Though it spent a little more time inside of its coccoon than originally planned, Restaurant will finally emerge this Thursday, June 28 a fully developed butterfly.
After nine weeks dormant, undergoing an interior renovation and menu revision, the former will reopen on Thursday, June 28 as an internationally inspired bistro.
Gone is the ice cream case where strollers and children would line up. In its place, a white marble bar lit by reclaimed vintage lighting elements. The eclectic array of tables and chairs that previously provided seating have been replaced by a collection of glossy, dark brown furniture. On the walls, where chalkboard paint once displayed specials of the day, aged wood paneling now gives the illusion of a magical house in the woods—complete with a series of mysterious blue- and gold-trimmed doors that do not open.
The effect is casual refinement—the type of place you might go on a date, or with a group of girlfriends, or even take your parents on a family birthday.
"We want to be comfortable but upscale," said chef Vince Visceglia during a recent tour of the new space. "This way, whether you're wearing jeans or a suit you still feel like you can come here."
The , owners said, could be attributed to a series of issues, from unreliable contractors to delays in beer taps. But now they are "ready to go."
And ready to make a toast.
All of the suds available will be craft beers, noted Visceglia. "We're not running with Budweiser or anything like that," he said. "In addition, we'll have eight different bottled beers to start and 20 wines."
The menu has similarly received an upgrade.
"I'm using heirloom tomatoes and other organic ingredients to create an international menu that will appeal to a lot of different tastes," Visceglia said.
Some of the new items will include an organic hamburger mixed with short rib and brisket ($14), pulled pork sliders dressed in a signature ginger barbecue sauce ($12), and a spicy chorizo that has been pan seared then braised in stout.
"There will also be four to five vegan and vegetarian items available at all times," said the chef, making a play for an untended demographic in the neighborhood.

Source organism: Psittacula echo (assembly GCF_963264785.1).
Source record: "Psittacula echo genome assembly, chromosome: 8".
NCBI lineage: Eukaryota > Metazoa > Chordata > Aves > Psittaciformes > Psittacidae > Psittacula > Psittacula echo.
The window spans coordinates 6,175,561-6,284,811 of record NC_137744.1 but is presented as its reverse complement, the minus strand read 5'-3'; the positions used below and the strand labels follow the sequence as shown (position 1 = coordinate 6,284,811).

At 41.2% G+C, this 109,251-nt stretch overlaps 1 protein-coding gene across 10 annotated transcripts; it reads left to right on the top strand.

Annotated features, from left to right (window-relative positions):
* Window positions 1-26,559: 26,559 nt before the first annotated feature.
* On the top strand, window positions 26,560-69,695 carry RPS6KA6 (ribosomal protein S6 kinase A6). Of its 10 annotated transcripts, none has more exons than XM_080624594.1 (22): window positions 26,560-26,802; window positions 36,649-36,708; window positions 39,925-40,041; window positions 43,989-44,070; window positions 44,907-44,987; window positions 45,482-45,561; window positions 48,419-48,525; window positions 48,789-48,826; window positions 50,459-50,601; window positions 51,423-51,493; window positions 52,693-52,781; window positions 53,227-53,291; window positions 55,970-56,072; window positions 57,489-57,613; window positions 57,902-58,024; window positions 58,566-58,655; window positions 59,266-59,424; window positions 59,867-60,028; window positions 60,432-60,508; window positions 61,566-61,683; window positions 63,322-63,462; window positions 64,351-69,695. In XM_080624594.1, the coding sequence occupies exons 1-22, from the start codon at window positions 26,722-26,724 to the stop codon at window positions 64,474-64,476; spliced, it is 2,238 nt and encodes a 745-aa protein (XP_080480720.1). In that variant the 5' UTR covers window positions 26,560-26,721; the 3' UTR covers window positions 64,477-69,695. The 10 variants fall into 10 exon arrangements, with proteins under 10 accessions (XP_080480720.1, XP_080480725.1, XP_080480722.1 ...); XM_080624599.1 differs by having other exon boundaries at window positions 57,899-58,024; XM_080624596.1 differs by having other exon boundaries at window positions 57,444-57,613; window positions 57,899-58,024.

One example of a vegan dish Visceglia prepared in a preview tasting was the vegan burger, whose patty is composed of black bean, Southwestern spices, red and yellow bell peppers, mushroom and quinoa, topped with avocado on a whole-grain bun and joined by a simple side of arugula dotted with balsamic.
Another option will be a vegan bratwurst that has been cooked in beer, grilled, smeared with aioli and served with roasted red peppers.
And what of that much trumpeted ice cream case?
"It wasn't conducive to the aesthetic we're trying to achieve and the new menu direction," said Visceglio.
The restaurant released this official statement on the matter to Carroll Gardens Patch:
"We loved and we wish we could have continued to purchase it at the capacity that Jane wanted us to. But, in retrospect, for what we wanted as a business, some changes needed to happen. We wish Jane the best of luck in all of her endeavors. Hopefully, in the future, Jane and Karloff can do business again."
But, fear not, dessert lovers. Karloff hasn't forgotten about your sweet tooths: A flaming bourbon-glazed bread pudding ceremoniously arrived at the table at the end of our tour to sate any sugary cravings.
Flaming bread pudding?
Now that's something to scream about.